39K, 40K and 41K, with 20, 21 and 22 neutrons respectively in their nuclei.  All have 19 protons, which is what defines these nuclei as being of potassium atoms, since the 19 protons attract 19 electrons to form an electrically neutral atom.  The outermost electron of a neutral potassium atom is in its own "shell" (really a cloud of probability where the electron might be at any moment, if we think of it as a little ball, which is not quite the whole story . . .).  The shell below is full, with 8 electrons.  The lone outer electron is unstable and the total energy of the atom is significantly reduced if it can get rid of the electron.  So potassium in compounds does this, and becomes a positively charged ion.  In potassium chloride, the chlorine atoms have seven electrons in their outer "shell", which is also in a high-energy unstable state.  They accept the electrons from the potassium atoms and so too have full, low-energy, totally self-satisfied outer electron "shells".  The negatively charged chlorine ions are attracted to the positively charged potassium ions and form a neat cubic crystal.  Sodium chloride - table salt - is the same.

The number of neutrons in the nucleus of an atom does not affect how the atom forms compounds, so all three potassium isotopes are chemically indistinguishable.  All three had their nuclei formed by the extreme pressures and temperatures inside a supernova explosion of a star - one or more stars whose supernovae debris formed the cloud from which the Solar System formed about 4.6 billion years ago.  No-one knows how long ago these supernovae were, but these potassium nuclei have been unchanged since they were first formed by lighter nuclei being forced together in the supernova, so forcibly that their mutual repulsion was overcome and they stuck together as new, larger, nuclei.

39K and 41K are perfectly stable.  However, 40K is unstable AKA radioactive.  0.012% of potassium in and on the Earth is 40K.  (Wikipedia link) This has a half life of 1.251 billion years, so after this amount of time, half the atoms of 40K in a sample would be gone, since their nuclei will have broken down (decayed) into the nuclei of isotopes of the metal calcium and the noble gas argon.  10.72% of these decays involve an inner electron from the atom entering the nucleus and converting one of the protons into a neutron, with the release of electromagnetic energy as a gamma ray and a neutrino - an enigmatic particle which can usually pass right through the Earth without hitting anything!

So in any one year, there is a small, but precisely known, chance that a
40K
nucleus will transform itself from having 21 neutrons and 19 protons into having 22 neutrons and 18 protons, which means it is no longer a potassium nucleus, but the nucleus of the noble gas argon - specifically the stable (non-radioactive) isotope 40Ar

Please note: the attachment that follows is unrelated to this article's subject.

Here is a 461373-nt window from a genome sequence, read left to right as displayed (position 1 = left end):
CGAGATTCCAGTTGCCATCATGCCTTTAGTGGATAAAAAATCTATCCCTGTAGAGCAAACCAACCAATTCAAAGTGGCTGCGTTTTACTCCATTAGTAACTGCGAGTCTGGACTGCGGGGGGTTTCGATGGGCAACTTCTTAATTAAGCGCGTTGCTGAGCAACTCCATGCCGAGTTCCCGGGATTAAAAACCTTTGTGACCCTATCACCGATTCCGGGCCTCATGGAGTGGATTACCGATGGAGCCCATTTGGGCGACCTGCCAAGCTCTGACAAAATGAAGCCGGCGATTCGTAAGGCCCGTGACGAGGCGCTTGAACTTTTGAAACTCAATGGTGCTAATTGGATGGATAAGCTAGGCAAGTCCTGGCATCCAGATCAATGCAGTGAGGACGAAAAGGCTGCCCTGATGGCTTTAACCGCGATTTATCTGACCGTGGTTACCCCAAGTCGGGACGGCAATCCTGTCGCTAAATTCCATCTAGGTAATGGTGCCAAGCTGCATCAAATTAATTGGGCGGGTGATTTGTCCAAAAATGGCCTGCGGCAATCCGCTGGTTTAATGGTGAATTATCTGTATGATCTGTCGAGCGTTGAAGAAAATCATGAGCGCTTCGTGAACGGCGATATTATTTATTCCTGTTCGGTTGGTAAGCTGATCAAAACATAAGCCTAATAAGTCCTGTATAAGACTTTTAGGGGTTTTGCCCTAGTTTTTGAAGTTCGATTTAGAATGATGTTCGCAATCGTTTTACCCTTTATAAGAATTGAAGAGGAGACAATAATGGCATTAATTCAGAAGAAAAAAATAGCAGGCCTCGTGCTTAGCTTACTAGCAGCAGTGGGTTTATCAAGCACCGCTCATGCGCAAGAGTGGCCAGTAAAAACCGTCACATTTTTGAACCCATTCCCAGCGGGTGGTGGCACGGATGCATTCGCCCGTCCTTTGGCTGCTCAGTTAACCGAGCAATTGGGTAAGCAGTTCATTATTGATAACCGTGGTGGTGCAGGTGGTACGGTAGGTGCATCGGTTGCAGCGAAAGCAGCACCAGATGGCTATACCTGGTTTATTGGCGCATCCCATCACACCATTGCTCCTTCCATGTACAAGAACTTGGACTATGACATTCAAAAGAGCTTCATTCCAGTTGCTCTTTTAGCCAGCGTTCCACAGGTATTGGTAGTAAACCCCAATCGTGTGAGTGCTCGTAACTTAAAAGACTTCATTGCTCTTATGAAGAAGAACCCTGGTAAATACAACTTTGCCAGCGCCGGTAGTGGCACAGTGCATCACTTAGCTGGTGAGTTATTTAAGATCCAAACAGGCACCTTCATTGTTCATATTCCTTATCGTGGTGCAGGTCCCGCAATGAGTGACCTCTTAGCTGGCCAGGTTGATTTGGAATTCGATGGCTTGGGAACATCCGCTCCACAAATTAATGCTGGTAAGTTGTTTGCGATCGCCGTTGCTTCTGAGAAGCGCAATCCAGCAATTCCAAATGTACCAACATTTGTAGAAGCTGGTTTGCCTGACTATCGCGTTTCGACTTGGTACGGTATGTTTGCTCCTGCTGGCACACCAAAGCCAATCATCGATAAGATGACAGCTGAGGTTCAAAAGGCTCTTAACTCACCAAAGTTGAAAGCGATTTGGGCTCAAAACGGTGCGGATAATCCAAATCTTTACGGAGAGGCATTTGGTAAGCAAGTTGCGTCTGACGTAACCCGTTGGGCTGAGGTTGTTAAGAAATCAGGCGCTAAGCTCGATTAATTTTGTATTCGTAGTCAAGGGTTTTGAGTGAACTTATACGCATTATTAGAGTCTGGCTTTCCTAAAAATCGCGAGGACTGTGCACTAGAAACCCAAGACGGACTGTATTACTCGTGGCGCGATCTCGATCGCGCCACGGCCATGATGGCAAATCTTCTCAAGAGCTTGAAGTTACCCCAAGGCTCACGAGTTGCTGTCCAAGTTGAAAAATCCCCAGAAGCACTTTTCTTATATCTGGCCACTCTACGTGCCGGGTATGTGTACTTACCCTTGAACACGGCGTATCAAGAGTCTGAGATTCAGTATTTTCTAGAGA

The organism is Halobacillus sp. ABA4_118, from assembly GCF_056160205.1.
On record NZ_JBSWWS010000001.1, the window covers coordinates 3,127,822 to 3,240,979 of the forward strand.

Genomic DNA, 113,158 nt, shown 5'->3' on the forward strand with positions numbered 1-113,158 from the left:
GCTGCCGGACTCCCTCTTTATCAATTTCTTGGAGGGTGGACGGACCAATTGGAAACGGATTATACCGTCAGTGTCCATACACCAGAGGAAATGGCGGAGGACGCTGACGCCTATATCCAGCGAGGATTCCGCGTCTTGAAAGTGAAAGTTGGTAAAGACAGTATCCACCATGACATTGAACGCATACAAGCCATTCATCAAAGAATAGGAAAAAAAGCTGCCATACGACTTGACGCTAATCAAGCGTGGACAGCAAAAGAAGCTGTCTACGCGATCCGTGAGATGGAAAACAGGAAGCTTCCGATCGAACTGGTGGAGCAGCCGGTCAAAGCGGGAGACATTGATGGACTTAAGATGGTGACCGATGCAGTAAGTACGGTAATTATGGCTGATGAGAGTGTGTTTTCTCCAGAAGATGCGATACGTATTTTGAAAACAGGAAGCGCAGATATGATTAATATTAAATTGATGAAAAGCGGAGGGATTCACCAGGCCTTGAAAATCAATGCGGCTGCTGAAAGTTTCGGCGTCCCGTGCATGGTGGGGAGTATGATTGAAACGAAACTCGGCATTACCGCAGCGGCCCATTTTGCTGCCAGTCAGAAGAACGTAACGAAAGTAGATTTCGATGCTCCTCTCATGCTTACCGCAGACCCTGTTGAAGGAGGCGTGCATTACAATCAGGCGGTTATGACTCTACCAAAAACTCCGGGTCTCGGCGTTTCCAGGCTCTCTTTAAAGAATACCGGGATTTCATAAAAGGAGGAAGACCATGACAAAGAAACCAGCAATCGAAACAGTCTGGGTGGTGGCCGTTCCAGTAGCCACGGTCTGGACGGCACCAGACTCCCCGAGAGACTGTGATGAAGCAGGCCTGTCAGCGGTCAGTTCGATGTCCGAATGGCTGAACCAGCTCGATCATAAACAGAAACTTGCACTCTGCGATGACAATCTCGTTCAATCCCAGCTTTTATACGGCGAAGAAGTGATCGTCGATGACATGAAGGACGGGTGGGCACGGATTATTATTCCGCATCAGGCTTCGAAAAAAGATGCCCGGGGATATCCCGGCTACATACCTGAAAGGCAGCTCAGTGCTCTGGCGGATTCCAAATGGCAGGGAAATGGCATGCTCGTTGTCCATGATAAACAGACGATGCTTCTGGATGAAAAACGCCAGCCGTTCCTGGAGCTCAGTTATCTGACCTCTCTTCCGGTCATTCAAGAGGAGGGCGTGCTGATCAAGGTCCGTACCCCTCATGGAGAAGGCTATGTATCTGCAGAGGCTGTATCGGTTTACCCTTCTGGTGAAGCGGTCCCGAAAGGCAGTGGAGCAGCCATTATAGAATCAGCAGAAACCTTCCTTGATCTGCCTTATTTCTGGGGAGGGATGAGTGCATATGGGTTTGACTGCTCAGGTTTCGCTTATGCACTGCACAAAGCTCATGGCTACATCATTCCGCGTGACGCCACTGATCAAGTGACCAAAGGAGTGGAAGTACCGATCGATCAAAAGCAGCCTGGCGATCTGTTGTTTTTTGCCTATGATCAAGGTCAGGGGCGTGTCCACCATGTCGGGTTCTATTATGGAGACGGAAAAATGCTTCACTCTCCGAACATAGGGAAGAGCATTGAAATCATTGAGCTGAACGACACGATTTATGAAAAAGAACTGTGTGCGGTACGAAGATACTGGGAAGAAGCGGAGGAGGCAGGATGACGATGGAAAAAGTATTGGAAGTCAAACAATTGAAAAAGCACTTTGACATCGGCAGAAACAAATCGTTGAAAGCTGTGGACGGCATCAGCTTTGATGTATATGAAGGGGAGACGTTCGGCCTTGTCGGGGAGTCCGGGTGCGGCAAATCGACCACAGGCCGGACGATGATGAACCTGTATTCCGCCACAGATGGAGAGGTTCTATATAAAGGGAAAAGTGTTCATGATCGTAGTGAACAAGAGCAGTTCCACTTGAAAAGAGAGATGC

Since it now has one less positive charge, the nucleus only attracts 18 electrons to form an electrically neutral atom.  This is argon, and its outer electron shell is completely self-satisfied with 8 electrons - the whole atom is in a low energy state and there isn't any addition or subtraction of electrons which would cause it to be in a still lower energy state.

This means that argon does not bond covalently (electron sharing) or bionically (as with sodium and potassium, by giving up or gaining and electron) with any other atoms.  Argon, along with neon and krypton, are noble gasses which exist in the air we breath.  By mass 0.934% of air is argon, and 99.6% of this is
40Ar produced, as just described, by the decay of 40K in rocks, magma etc. within the whole Earth.  (There used to be a lot more 40K when the Earth was first formed.  It used to be the most important source of radioactive heating of the Earth's core and mantle, but it is now the third-most important after isotopes of uranium and thorium.)

If the feldspar crystal is hot enough, the argon atom behaves as a gas and can work its way through the crystal structure and so get out of the whole crystal.  However, this does not occur if the crystal is cool enough.

Long ago - I guess  millions  to a few billion years ago - a crystal of feldspar formed, incorporating potassium atoms whose nuclei were unchanged since being forged in one or more supernovae over 4.5 billion years ago.  This crystal somehow got mixed up in a flow of magma under the Australian continent, where this magma, later called lava as it erupts from what is now Leonards Hill, is hot enough to be molten, but not hot enough to melt the feldspar crystal.  This high temperature is, however, enough to allow all the